Soil is the most vital element used to provide plants with the essential nutrients for growth and development.
Potting soil consists of organic matter of different types, which includes worm castings and peat moss.
If you are an enthusiastic gardener and you own several plants, you will know that you often end up with heaps of soil after repotting plants.
I have been reusing my potting mix for several years, and today I’m sharing all the tricks with you.
How to Reuse Potting Mix?
The best way to reuse old potting mix is to combine it with fresh soil. Top up the old potting mix with 50% of new ingredients such as fertilizer, potting soil, compost, and vermiculite and fluff up the soil to increase the permeability. Pasteurize (Sterilize) the mix prior to reusing if you spot any impurities such as pests or pathogens. This will protect the new plants from any pest or infection potentially lurking in the soil. Reuse the potting mix to top up plants or use it as a soil mix for new plants.
Preparing Your Potting Mix for Reuse
Eliminate Old Plant Matter
When you use the potting mix from an old plant, it is important that you remove all traces of it. Remove the roots, twigs, and leaves from the soil, if present.
Fluff the Soil
Carefully turn the soil using a gardening spatula. Doing this will help to detect any pests or bugs.
If your soil has lots of pests in it, you should dispose of it. Otherwise, pests can spread to healthy plants.
If you only spot a few bugs there is the possibility to pasteurize the soil.
Turn the soil to make it light and fluffy. Fluffy soil provides breathing room and drainage space to your plant’s roots, allowing it to grow healthy.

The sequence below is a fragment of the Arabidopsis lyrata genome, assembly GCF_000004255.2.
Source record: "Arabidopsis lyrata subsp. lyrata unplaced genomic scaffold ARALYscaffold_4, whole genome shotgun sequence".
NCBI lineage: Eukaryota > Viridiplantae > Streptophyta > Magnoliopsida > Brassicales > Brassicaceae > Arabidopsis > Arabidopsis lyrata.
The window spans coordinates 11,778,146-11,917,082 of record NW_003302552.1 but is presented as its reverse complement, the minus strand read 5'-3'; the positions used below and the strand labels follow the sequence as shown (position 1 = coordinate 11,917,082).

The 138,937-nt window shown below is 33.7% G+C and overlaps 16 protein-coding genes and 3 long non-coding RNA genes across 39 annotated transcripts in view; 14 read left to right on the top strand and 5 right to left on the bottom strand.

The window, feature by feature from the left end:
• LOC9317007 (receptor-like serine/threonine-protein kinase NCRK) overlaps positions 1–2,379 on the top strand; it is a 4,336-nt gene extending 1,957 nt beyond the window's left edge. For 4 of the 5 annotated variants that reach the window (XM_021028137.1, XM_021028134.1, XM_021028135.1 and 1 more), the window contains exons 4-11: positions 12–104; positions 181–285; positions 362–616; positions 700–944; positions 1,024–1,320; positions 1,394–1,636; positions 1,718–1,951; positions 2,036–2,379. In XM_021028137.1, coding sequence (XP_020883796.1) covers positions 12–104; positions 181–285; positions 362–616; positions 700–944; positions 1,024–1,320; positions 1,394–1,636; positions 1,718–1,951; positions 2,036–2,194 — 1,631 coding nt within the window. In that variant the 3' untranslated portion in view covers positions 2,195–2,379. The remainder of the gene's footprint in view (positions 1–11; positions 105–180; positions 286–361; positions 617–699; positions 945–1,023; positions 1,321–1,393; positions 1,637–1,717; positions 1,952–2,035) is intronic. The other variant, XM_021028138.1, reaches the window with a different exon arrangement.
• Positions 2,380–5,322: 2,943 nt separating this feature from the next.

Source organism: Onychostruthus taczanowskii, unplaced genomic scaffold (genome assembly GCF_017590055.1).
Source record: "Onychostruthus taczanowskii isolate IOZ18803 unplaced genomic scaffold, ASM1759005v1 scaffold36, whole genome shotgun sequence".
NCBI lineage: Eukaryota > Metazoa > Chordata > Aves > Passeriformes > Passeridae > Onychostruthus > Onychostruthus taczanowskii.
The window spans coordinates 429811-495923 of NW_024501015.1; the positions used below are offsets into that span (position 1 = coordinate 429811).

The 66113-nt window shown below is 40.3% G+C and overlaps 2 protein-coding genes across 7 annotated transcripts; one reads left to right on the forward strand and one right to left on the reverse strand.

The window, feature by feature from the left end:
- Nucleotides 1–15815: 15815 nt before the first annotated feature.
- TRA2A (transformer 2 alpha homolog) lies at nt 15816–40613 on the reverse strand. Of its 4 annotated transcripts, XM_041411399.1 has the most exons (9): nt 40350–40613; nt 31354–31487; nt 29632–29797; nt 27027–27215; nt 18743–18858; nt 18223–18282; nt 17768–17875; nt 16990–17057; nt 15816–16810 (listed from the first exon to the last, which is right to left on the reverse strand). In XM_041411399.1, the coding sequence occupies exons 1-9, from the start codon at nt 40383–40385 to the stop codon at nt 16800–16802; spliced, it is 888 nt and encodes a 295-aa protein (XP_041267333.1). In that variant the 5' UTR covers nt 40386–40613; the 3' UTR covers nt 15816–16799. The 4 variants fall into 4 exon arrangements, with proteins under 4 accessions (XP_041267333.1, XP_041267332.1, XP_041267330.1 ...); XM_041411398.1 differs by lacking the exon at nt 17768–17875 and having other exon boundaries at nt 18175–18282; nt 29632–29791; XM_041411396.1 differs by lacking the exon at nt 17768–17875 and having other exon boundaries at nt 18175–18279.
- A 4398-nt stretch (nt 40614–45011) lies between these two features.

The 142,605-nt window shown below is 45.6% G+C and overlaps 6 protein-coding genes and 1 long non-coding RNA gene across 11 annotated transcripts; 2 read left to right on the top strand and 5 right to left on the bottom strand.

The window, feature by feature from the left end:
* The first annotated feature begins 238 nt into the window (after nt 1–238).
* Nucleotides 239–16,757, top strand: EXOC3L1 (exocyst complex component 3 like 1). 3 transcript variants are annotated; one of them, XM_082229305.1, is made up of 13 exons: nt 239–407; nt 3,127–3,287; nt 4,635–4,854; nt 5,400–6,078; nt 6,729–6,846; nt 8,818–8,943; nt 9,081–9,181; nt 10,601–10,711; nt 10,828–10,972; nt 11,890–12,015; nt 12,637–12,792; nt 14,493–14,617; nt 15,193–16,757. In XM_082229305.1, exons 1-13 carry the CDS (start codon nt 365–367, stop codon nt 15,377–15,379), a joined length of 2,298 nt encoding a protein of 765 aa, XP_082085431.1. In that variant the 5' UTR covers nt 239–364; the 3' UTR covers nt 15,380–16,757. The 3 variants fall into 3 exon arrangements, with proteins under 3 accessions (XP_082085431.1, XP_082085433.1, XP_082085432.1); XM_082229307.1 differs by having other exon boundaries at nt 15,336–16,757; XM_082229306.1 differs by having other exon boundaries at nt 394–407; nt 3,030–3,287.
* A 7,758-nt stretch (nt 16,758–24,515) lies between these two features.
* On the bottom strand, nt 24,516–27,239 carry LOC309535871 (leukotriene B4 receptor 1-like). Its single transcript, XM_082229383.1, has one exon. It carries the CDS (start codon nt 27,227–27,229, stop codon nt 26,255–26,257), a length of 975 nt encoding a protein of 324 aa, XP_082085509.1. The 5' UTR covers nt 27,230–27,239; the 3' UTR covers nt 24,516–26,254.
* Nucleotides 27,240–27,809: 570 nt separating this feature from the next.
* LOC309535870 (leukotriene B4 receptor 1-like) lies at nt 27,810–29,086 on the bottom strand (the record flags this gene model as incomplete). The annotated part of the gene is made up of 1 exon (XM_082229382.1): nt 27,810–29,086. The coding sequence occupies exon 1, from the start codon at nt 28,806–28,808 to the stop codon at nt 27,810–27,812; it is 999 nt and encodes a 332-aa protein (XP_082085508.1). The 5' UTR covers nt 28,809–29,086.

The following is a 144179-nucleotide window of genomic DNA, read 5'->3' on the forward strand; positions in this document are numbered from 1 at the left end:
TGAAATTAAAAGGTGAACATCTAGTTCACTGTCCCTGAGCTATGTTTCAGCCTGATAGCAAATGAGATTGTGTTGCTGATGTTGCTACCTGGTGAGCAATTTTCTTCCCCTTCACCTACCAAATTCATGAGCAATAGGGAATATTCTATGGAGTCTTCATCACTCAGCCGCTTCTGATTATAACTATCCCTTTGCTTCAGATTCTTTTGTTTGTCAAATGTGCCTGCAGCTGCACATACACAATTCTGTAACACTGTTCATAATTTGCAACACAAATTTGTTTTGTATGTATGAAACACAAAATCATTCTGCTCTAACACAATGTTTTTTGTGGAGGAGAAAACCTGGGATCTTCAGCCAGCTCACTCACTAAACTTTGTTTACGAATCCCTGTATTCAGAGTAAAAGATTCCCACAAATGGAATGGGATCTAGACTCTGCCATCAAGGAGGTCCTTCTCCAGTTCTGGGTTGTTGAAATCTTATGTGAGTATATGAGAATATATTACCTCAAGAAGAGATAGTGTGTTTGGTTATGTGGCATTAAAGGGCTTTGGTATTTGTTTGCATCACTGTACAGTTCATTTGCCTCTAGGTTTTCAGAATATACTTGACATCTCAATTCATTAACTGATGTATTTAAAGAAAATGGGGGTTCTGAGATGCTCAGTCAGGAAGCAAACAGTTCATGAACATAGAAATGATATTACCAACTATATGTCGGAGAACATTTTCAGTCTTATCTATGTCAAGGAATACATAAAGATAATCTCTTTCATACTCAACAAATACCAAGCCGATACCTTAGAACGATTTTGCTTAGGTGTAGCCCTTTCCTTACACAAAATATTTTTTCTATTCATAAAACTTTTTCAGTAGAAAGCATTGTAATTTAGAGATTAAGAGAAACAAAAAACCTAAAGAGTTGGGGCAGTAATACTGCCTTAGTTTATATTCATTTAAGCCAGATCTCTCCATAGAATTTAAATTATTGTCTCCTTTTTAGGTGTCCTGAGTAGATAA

If the soil is hard and compact, it won’t provide room for new roots to grow.
Therefore, this is a crucial step.
In case you detected pathogens while fluffing, rather than throwing the soil away, you can pasteurize it.
Bake the soil in the microwave or a regular oven at around 180-200 degrees Fahrenheit (82-93 degrees Celcius) to sterilize it.
This emits an unpleasant smell and at times over dries the soil. This hinders the soil’s ability to retain water.
What you can do instead is take the container filled with soil and solarize it. To do this, cover the container with a black plastic bag or cover it with a big bucket.
Then place your covered container in the sun for about four to six weeks.
This will kill pathogens and bugs in the soil effortlessly, and you can use the potting mix again after this procedure.
Adding Nutrients to Soil
After you have turned the soil, add the necessary nutrients to it. You can buy plant fertilizer from a local store.
Use the fertilizer of your choice that contains the necessary nutrient and the right NPK ratio for the plants you are planning to plant.
When you’re combining soil that already had fertilizers, know that the fertilizers only last for 3 to 6 months.
The perennial plants and green vegetables are the most demanding. Bushes and flora that are adapted to lower fertility rates can sustain with less fertilizer.
A blend of poultry manure, feather meal, and some other ingredients is going to work just right.
Restock lost nutrients by combining slow-release fertilizers, potting soil, and compost.
As compost is dense and can lead to compaction, you should use it very carefully.